The designated address of the registered agent in the financial institution registration statement under Section 201.102 or 201.103 of the Finance Code is the necessary location for delivering garnishment writs to garnishee banks. Out-of-state financial institutions must comply with the state’s foreign corporation laws, including appointing an agent for process under Section 201.102, by filing a registration application with the Secretary of State. Texas financial institutions may appoint an agent for process by filing a statement with the Secretary of State under Section 201.103.
Tex. R. Civ. P. 663 stipulates that the officer executing a writ of garnishment must provide a return that meets the citation criteria. Before pursuing a garnishment judgment, the judgment creditor should inspect the return, especially in cases of default judgment. Returns in garnishment proceedings are governed by the same rules as citations in general. Courts have rejected returns that do not specify the method and place of service on a corporate garnishee.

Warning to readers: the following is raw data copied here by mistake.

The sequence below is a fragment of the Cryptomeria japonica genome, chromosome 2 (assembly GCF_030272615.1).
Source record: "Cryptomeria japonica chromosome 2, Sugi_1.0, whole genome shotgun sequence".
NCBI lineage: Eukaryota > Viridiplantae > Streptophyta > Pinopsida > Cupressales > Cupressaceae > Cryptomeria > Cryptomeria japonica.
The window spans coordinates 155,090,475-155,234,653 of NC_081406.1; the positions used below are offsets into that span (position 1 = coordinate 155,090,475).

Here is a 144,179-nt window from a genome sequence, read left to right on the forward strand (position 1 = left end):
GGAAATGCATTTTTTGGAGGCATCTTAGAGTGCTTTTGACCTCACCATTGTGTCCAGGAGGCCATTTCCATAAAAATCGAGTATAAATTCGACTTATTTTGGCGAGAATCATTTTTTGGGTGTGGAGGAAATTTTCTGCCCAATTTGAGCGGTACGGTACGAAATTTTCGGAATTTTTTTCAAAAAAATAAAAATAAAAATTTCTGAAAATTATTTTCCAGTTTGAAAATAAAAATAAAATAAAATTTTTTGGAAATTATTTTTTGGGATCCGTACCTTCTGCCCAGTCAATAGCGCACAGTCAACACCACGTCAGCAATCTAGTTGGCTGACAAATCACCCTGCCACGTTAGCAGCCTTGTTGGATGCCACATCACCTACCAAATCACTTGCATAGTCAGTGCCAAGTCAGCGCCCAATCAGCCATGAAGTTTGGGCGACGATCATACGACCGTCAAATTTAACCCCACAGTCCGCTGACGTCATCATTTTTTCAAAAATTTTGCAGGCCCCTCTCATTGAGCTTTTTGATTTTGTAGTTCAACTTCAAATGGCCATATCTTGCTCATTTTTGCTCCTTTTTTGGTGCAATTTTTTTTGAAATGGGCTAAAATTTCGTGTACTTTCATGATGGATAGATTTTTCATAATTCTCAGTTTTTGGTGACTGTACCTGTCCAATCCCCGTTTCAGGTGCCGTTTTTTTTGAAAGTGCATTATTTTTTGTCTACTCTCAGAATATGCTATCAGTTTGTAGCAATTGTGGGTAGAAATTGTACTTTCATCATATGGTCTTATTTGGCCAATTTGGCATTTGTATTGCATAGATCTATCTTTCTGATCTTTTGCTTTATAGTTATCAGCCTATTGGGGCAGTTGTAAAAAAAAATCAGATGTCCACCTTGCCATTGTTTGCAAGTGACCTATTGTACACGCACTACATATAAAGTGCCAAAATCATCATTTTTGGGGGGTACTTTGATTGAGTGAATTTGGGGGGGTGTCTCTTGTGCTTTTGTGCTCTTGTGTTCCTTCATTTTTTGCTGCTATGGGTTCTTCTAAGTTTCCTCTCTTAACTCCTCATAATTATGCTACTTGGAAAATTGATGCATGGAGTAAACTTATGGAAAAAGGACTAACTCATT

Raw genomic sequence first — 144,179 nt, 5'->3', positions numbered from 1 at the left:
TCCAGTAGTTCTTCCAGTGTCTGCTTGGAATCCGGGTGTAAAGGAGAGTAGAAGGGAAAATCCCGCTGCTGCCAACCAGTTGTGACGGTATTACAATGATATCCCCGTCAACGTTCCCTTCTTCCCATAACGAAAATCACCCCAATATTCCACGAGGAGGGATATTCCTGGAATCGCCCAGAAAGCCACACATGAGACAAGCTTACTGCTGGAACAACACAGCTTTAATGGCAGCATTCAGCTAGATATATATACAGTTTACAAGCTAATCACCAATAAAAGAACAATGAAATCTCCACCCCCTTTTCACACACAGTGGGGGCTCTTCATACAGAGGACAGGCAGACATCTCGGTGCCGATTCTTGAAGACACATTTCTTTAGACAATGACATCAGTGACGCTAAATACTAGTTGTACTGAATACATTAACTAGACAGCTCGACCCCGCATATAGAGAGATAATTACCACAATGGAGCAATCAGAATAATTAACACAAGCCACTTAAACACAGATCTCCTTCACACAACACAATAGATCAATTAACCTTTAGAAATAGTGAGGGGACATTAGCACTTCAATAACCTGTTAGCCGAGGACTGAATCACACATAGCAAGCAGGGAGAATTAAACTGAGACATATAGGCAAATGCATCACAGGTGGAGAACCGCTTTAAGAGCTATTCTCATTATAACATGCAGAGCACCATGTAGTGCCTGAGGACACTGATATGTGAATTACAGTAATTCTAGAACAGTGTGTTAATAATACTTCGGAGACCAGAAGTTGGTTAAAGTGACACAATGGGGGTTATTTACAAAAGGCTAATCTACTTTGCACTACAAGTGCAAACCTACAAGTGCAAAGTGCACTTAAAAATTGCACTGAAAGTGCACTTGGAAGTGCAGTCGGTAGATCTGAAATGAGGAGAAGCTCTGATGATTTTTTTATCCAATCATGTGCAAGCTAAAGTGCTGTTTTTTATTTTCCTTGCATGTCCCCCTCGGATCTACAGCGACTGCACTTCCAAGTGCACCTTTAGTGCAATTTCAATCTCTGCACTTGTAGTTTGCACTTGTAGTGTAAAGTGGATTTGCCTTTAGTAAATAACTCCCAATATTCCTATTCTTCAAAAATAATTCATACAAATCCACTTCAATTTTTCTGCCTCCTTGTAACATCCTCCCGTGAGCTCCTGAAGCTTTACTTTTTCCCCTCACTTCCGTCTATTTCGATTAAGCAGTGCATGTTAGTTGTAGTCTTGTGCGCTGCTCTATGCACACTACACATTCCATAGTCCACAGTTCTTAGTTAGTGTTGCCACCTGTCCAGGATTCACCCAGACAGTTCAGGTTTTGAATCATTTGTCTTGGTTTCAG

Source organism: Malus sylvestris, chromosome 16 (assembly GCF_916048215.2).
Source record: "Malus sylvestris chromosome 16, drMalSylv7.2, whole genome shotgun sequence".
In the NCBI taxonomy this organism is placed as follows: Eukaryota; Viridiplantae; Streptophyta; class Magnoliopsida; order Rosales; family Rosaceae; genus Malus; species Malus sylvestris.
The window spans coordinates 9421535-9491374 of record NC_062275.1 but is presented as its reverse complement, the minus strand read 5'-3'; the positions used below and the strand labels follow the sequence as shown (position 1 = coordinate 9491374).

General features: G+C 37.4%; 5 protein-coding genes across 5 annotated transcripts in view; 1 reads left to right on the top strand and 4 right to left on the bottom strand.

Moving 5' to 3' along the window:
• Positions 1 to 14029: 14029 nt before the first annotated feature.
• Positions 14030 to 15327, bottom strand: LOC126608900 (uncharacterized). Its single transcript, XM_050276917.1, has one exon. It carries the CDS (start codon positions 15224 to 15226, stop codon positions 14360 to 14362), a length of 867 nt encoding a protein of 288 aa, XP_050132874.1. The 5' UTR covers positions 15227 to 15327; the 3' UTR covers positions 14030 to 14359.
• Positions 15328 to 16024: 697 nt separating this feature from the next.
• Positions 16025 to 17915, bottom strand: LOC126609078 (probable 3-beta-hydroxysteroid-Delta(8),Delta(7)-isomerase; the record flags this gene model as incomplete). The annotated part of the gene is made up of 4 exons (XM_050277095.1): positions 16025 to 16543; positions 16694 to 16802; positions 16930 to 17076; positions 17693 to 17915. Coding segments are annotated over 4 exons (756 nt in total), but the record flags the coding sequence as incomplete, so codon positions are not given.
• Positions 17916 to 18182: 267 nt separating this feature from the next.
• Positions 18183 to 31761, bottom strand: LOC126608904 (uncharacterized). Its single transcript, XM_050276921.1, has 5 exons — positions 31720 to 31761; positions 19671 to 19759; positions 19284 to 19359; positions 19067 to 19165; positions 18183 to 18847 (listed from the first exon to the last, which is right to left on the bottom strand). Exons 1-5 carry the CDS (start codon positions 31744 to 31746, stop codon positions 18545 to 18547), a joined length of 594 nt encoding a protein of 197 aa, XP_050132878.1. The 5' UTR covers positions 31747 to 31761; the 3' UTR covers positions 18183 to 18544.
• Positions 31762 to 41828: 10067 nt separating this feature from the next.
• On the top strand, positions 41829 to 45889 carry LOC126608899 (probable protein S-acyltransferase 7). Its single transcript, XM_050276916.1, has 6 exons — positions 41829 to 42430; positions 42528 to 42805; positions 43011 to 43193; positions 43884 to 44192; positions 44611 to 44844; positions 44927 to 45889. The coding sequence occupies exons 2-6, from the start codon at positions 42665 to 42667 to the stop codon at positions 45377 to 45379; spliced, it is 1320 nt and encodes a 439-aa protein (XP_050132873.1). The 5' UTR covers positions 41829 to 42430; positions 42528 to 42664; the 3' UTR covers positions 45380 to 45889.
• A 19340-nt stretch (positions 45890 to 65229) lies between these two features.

Forms for the form and Practical Procedure
Once you locate a bank account or other debt owed by the judgment debtor that is subject to garnishment and it is financially feasible to pursue, you should file an Application for Garnishment with an affidavit signed by the judgment creditor’s attorney. The affidavit should contain important information, such as the original suit and judgment details, the garnishee’s name, officers for service, and address for service, as well as any available account names and numbers.
Are you struggling to collect a judgment in Texas? Busby and Associates can help you with their contingency-based services. For judgments from other states with the debtor in Texas, they evaluate each case individually and may require a retainer. In Hamilton County, they can assist you in garnishing a bank account or financial institution to recover the amount owed.